Countrywide massive protests against the controversial new citizenship law on Thursday rocked various Indian states, officials said.

Authorities at several states including capital city Delhi imposed restrictions and enforced prohibitory orders to disallow the protests. However, people gathered at the designated venues, where policemen detained them and prevented them from assembling.

A huge contingent of police removed protesters from iconic Red Fort area in the city citing prohibitory orders.

According to police, a prohibitory order has been imposed under section 144 of Criminal Procedure Code, a government order which prohibits an assembly of more than four persons in public places near Red Fort area.

Dozens of people were detained and forcibly removed from the Red Fort area.

Ahead of the proposed march, Delhi police put barricades on its borders and shut down over a dozen metro railway stations in a bid to stop the protest demonstration. The restrictions triggered huge traffic snarls on roads.

"In Jamia Millia University the police cited an excuse that protests were violent and entered inside the campus firing tear smoke shells and bullets. But here we are trying to assemble peacefully why aren't they allowing the peaceful demonstration," said Aarthi, a protester. "Now who is hellbent on forcing people to resort to violent means. This is not democracy."

Aarthi, along with her mother, came to Red Fort to participate in the peaceful protests.

Yogendra Yadav, who had called for the Red Fort protest titled "We the people of India" said despite the prohibitory orders in place, the protest march against the new citizenship law would continue as per schedule.

Yadav was detained by police and whisked away from the spot in a bus.

Reports of protest are pouring in from the southern Indian city of Bengaluru, the capital city of Karnataka.

The police had announced the imposition of prohibitory orders in the city's Town Hall area. However, protesters defied the orders and tried to assemble.

The police arrested a known Indian historian Ramchandra Guha. Television images showed Guha being dragged by the policemen while he was talking to a news channel.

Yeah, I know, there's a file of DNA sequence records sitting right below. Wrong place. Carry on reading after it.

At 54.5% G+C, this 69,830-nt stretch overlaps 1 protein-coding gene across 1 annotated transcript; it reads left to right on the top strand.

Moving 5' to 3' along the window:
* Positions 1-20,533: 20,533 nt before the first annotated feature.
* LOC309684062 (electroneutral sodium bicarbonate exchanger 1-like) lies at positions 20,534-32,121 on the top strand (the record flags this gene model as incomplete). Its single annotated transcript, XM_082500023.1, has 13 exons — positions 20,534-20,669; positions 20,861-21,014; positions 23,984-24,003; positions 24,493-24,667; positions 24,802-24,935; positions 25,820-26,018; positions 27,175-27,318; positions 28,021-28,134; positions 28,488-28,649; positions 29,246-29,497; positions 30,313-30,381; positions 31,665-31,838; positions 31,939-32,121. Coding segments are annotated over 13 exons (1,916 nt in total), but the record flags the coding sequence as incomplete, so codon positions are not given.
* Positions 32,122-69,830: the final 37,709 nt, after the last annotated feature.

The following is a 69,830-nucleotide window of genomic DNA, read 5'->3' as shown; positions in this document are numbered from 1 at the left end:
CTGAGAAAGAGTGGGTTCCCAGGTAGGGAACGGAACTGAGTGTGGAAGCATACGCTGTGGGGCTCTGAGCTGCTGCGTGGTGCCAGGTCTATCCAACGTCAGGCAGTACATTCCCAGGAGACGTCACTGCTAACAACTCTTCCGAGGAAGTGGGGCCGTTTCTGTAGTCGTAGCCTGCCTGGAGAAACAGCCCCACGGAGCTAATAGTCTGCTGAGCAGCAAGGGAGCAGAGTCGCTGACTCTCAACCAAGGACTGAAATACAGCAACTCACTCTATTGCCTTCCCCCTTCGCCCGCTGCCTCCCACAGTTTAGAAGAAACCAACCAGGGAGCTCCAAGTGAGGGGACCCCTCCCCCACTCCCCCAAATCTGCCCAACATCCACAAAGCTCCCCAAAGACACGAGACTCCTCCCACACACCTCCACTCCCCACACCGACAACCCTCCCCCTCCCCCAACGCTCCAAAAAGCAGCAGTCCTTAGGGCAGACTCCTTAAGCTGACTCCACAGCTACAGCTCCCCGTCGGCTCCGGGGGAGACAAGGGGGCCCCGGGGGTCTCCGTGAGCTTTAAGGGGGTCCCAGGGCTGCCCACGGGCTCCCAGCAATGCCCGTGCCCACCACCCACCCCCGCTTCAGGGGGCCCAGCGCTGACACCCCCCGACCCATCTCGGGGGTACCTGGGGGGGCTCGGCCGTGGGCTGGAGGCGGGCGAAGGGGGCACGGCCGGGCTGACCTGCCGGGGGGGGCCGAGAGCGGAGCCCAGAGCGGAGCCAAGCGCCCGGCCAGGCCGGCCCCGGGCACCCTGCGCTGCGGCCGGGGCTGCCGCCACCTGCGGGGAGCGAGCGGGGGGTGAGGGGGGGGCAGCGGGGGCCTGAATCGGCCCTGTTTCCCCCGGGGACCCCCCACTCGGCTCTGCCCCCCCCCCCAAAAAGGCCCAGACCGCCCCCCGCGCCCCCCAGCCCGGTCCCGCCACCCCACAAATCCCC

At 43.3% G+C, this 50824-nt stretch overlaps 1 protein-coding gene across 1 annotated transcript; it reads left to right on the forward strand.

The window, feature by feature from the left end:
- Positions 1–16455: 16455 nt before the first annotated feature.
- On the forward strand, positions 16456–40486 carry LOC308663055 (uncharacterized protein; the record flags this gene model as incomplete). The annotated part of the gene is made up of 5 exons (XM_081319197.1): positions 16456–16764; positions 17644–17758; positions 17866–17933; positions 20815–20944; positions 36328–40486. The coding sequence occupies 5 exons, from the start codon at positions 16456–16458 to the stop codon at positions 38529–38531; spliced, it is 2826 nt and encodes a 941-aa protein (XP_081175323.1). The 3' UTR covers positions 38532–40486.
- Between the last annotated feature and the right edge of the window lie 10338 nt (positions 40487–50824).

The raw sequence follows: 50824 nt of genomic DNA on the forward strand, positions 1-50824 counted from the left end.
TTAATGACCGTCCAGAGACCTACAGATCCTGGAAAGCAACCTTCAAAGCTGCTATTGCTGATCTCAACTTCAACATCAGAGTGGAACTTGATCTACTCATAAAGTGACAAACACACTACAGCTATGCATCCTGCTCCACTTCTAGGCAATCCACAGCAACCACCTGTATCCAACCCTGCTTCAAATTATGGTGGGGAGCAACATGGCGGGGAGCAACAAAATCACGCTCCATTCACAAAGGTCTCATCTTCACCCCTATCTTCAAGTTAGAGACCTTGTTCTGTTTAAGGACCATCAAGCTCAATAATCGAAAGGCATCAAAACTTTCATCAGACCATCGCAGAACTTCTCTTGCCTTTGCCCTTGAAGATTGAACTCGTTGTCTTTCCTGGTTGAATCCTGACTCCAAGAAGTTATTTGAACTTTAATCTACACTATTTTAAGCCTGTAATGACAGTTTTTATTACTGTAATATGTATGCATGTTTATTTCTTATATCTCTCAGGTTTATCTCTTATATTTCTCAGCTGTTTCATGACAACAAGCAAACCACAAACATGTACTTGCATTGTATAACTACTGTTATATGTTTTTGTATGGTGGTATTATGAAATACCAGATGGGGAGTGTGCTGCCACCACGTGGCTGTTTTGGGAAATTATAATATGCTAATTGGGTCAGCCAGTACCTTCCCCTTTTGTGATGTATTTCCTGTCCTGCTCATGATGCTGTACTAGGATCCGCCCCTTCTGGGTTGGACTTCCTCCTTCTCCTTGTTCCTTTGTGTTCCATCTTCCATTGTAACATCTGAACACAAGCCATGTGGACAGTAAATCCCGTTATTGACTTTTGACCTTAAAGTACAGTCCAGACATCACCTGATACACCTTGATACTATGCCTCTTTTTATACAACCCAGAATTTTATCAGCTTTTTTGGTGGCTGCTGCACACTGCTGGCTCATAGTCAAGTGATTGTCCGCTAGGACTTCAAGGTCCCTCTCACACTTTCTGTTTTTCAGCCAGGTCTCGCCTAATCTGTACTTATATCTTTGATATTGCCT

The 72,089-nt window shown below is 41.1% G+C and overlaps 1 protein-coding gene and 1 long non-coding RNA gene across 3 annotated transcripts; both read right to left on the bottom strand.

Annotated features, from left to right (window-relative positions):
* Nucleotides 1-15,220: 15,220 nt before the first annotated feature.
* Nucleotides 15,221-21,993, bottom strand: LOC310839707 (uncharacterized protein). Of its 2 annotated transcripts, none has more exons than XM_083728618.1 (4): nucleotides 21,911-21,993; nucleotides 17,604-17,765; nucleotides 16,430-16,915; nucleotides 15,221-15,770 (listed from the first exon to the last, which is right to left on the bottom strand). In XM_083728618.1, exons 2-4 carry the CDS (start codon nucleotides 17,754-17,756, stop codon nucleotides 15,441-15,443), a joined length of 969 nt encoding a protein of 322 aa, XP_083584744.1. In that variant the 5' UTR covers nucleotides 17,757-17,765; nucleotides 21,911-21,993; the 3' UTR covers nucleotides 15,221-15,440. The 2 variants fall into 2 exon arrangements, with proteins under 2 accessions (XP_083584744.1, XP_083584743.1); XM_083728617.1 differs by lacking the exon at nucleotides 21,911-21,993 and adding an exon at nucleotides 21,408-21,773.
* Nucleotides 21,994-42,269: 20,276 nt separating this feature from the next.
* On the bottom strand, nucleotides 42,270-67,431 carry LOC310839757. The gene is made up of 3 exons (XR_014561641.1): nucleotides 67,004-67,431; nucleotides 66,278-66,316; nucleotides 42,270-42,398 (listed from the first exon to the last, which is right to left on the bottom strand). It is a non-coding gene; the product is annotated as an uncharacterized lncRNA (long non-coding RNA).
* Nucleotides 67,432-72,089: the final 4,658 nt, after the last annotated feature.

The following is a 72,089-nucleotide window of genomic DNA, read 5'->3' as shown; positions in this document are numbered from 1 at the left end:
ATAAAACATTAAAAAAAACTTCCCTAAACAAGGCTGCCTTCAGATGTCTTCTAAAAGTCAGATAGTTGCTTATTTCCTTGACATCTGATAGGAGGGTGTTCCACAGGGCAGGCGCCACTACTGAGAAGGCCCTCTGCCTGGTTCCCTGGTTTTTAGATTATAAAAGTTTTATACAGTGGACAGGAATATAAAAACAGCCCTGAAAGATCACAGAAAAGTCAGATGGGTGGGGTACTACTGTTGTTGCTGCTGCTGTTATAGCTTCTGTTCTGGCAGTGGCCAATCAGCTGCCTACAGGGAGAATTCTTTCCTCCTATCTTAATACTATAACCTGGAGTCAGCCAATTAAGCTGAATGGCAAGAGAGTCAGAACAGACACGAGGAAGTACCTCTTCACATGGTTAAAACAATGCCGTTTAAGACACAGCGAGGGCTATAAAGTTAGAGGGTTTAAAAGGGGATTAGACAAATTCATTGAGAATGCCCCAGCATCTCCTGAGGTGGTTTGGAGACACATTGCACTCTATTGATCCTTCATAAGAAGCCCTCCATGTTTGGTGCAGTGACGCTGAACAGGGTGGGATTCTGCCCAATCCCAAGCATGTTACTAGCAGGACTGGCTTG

Reports pouring in from Uttar Pradesh said police have imposed prohibitory orders in the entire northern state.

The Uttar Pradesh Police Chief O P Singh asked people not to come out on roads in wake of the prohibitory orders.

However, a rally has been taken out in Lucknow by Samajwadi Party. Defying prohibitory orders, opposition Samajwadi Party legislators and leaders held a protest against the new law.

Protesters gathered outside the Assembly building in the morning ahead of the sitting of the state legislature, despite tight security arrangements and shouted slogans against the contentious legislation.

Protests are underway in the northern city of Chandigarh and at Patna city, the capital of eastern Indian state of Bihar.

In West Bengal, a protest rally is scheduled to be taken out. Chief Minister of the state Mamata Banerjee has in the past three days carried out foot marches in the Kolkata against the citizenship law.

Banerjee, along with chief ministers of Kerala and Punjab, has refused to implement the law in her state.

Over the past few days many organisations, political parties and the civil society have come together to organise protests.

In Odisha's Bhubaneswar, protests would be held round the clock across the city and rallies are scheduled to be held in Mumbai, Chennai, Bhopal Hyderabad and Pune, reports said.

The law aims at granting citizenship to illegal immigrants belonging to six religions - Hinduism, Sikhism, Buddhism, Jainism, Parsi and Christianity - from Bangladesh, Afghanistan and Pakistan. However, it has kept out Muslim immigrants from applying for citizenship.

Opposition parties and civil society members in India criticize the law as contrary to secular principles enshrined in India's constitution as it excludes Muslims.

With this new law, the government would grant Indian citizenship to those non-Muslim immigrants who had entered the country illegally until Dec. 31, 2014. People in the northeastern states fear granting of citizenship to immigrants would endanger their status. Four people were killed in police firing in Assam.

Sixty petitions have been filed in India's top court to challenge the new law.